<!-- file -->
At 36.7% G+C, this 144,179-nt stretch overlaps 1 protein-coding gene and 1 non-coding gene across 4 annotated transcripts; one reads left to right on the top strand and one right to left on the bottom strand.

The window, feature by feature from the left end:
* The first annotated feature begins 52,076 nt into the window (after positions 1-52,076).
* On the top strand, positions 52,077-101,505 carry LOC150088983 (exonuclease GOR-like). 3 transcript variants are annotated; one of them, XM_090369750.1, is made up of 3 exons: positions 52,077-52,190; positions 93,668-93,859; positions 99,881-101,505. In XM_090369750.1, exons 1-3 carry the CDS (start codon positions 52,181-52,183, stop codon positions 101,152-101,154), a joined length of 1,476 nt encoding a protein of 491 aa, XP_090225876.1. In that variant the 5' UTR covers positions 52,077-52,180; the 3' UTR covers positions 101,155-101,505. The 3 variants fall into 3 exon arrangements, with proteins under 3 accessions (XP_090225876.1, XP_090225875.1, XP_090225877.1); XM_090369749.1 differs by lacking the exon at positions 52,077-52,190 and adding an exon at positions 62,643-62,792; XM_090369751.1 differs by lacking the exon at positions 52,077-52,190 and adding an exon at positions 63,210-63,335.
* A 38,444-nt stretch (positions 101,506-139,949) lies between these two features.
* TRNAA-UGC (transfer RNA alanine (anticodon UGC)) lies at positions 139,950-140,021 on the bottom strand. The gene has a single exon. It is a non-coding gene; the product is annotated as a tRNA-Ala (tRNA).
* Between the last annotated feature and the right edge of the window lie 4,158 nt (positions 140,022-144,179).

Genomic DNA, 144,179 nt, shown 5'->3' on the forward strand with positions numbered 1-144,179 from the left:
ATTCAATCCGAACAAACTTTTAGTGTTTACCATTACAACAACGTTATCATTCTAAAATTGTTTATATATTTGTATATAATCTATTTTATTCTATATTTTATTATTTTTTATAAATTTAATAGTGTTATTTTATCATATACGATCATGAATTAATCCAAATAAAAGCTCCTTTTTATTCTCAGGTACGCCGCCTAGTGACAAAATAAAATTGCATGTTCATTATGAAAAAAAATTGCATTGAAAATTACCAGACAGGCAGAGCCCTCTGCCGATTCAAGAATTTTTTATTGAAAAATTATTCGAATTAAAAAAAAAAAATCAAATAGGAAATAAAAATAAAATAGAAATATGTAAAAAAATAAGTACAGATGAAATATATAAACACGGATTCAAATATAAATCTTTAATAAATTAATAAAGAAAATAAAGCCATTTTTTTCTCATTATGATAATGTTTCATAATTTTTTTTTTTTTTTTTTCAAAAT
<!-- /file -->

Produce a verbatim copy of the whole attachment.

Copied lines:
At 36.7% G+C, this 144,179-nt stretch overlaps 1 protein-coding gene and 1 non-coding gene across 4 annotated transcripts; one reads left to right on the top strand and one right to left on the bottom strand.

The window, feature by feature from the left end:
* The first annotated feature begins 52,076 nt into the window (after positions 1-52,076).
* On the top strand, positions 52,077-101,505 carry LOC150088983 (exonuclease GOR-like). 3 transcript variants are annotated; one of them, XM_090369750.1, is made up of 3 exons: positions 52,077-52,190; positions 93,668-93,859; positions 99,881-101,505. In XM_090369750.1, exons 1-3 carry the CDS (start codon positions 52,181-52,183, stop codon positions 101,152-101,154), a joined length of 1,476 nt encoding a protein of 491 aa, XP_090225876.1. In that variant the 5' UTR covers positions 52,077-52,180; the 3' UTR covers positions 101,155-101,505. The 3 variants fall into 3 exon arrangements, with proteins under 3 accessions (XP_090225876.1, XP_090225875.1, XP_090225877.1); XM_090369749.1 differs by lacking the exon at positions 52,077-52,190 and adding an exon at positions 62,643-62,792; XM_090369751.1 differs by lacking the exon at positions 52,077-52,190 and adding an exon at positions 63,210-63,335.
* A 38,444-nt stretch (positions 101,506-139,949) lies between these two features.
* TRNAA-UGC (transfer RNA alanine (anticodon UGC)) lies at positions 139,950-140,021 on the bottom strand. The gene has a single exon. It is a non-coding gene; the product is annotated as a tRNA-Ala (tRNA).
* Between the last annotated feature and the right edge of the window lie 4,158 nt (positions 140,022-144,179).

Genomic DNA, 144,179 nt, shown 5'->3' on the forward strand with positions numbered 1-144,179 from the left:
ATTCAATCCGAACAAACTTTTAGTGTTTACCATTACAACAACGTTATCATTCTAAAATTGTTTATATATTTGTATATAATCTATTTTATTCTATATTTTATTATTTTTTATAAATTTAATAGTGTTATTTTATCATATACGATCATGAATTAATCCAAATAAAAGCTCCTTTTTATTCTCAGGTACGCCGCCTAGTGACAAAATAAAATTGCATGTTCATTATGAAAAAAAATTGCATTGAAAATTACCAGACAGGCAGAGCCCTCTGCCGATTCAAGAATTTTTTATTGAAAAATTATTCGAATTAAAAAAAAAAAATCAAATAGGAAATAAAAATAAAATAGAAATATGTAAAAAAATAAGTACAGATGAAATATATAAACACGGATTCAAATATAAATCTTTAATAAATTAATAAAGAAAATAAAGCCATTTTTTTCTCATTATGATAATGTTTCATAATTTTTTTTTTTTTTTTTTCAAAAT